4. We are unable to believe that Abdul Jabbar and Abdus Sattar could have agreed to advance as much as Rs. 4,500 at 9 per cent per annum, compoundable every year, on the security of property of that value. We think that there was collusion between the mortgagors and the mortgagees with a view to saving as much as possible for the mortgagors who were believed to be in an em. barrassed financial position and were expected to go to the Insolvency Court and long afterwards. It seems to us that, the mortgagers, on the one hand agreed to give preference to Abdul Jubbar and Abdus Sattar in respect of what was due to them, if they agreed to advance a further sum of Rs. 717. Abdul Jubbar and Abdus Sattar, on the other hand, agreed to advance Rs. 717, provided the sum previously due to them together with the fresh advance was secured on the house property. It was also part of the understanding that two fictitious amounts should be part of the consideration, so that the total amount of the mortgage-money be nearly equal to the value of the property, and the other creditors may not be able to recover their debts to any appreciable extent by sale of the equity of redemption. On these facts, we are clearly of opinion that the case is one in which the insolvents transferred practically the whole of their immoveable property with a view to giving preference to one of their creditors over the others. It was argued that the cash advance, made by the mortgagees, takes the case out of the purview of Section 54, Provincial Insolvency Act, and that the case is one in which the insolvents needed more money to carry on their business, and one of the creditors made a fresh advance, taking a mortgage of the insolvents' property in respect of the consolidated amount due to them. It was also contended that unless it is proved that the insolvents voluntarily gave preference to one of the creditors over the others, and if the creditor had refused to make a fresh advance without security for the previous loan as well as for the fresh advance, Section 54 cannot apply. We do not think this contention is sound in the circumstances of this case. If the object of the insolvents is to give undue preference to one of their creditors in consideration of a fresh advance, the fact that the mortgagees were able to persuade the insolvents to give such preference will not affect the matter. We hold that Section 54 applies to the case. The result is that the order of the Subordinate Judge annulling the mortgage-deed, dated 28th March 1930, is upheld, but in modification of his order we declare that the applicants shall be entitled to become scheduled creditors not only in respect of Rs. 880-10-3, as directed by the Subordinate Judge, but also in respect of Rs. 717, advanced in cash on the date of mortgage.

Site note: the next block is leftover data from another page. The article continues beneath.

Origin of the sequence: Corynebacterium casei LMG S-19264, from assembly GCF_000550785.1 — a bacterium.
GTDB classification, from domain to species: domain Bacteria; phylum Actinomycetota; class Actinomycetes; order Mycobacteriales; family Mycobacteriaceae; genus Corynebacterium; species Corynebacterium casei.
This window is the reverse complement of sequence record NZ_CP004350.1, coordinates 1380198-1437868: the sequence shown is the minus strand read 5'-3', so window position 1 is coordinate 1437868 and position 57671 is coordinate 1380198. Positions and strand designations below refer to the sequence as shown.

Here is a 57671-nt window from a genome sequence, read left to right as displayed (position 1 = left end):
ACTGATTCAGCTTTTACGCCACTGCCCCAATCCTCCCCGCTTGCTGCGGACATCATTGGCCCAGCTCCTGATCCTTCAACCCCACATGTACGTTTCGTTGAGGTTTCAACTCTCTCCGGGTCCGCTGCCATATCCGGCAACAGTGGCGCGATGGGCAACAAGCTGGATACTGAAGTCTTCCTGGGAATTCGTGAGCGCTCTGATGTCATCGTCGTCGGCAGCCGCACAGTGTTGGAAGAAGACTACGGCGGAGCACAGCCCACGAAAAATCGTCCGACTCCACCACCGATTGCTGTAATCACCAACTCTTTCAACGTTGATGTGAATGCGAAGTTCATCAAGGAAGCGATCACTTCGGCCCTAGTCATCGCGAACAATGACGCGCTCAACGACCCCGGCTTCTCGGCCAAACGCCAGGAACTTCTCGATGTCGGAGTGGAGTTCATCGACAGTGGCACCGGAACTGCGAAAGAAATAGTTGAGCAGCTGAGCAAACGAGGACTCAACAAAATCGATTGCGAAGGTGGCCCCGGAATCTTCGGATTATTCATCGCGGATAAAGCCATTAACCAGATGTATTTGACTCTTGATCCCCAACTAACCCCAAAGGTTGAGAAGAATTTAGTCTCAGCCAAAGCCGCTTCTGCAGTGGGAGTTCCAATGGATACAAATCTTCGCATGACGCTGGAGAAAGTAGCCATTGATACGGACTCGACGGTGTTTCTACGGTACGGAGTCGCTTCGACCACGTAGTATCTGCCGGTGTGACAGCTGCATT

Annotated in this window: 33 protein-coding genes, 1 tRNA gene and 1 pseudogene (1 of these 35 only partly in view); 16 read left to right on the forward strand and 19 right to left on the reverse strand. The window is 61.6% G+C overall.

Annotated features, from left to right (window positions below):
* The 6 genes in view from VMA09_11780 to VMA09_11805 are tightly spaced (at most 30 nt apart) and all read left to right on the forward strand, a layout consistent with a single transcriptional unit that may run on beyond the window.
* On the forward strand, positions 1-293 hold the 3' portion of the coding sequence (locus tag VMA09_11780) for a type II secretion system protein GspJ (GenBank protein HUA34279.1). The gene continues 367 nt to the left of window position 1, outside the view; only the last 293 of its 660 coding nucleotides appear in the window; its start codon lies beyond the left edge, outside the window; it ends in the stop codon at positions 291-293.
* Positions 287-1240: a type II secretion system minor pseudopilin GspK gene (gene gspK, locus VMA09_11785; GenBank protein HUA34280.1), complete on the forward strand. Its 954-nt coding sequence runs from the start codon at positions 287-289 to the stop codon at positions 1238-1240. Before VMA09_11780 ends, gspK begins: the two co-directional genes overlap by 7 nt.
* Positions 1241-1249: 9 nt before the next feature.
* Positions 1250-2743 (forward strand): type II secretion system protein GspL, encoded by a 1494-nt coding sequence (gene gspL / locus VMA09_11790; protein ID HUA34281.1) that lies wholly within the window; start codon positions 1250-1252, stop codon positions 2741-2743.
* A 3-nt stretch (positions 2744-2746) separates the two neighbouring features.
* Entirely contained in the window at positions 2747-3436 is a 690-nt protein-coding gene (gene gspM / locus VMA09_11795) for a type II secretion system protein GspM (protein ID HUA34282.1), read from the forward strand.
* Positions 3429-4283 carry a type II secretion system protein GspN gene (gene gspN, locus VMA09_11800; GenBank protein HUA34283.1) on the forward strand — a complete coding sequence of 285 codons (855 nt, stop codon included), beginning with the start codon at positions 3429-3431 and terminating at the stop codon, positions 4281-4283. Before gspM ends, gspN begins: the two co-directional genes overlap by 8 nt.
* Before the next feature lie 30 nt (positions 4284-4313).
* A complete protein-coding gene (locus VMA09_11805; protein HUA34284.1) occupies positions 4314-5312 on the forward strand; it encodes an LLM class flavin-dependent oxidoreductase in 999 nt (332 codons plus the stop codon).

5. The order of the Subordinate Judge as regards . costs also requires to be corrected. The receiver is a legal practitioner who conducted his own case. The learned Subordinate Judge directed that Rs. 56-4-0, legal fees, be taxed as costs, even though the receiver did not pay this sum to any legal practitioner. The order is based on the view that the receiver had to discharge not only the duties of a receiver, but also those of a legal practitioner, who could have been engaged but was dispensed with because of the fact that the receiver happened to be a legal practitioner. We do not think that a legal practitioner's fee can be taxed, as ordered by the learned Subordinate Judge. According to the rules, only such sum can be taxed as legal practitioner's fee as has been actually paid and certified by the legal practitioner to whom it has been paid. These conditions are not fulfilled in the present case. As both parties have partially succeeded, we order that they shall pay their own costs in both Courts.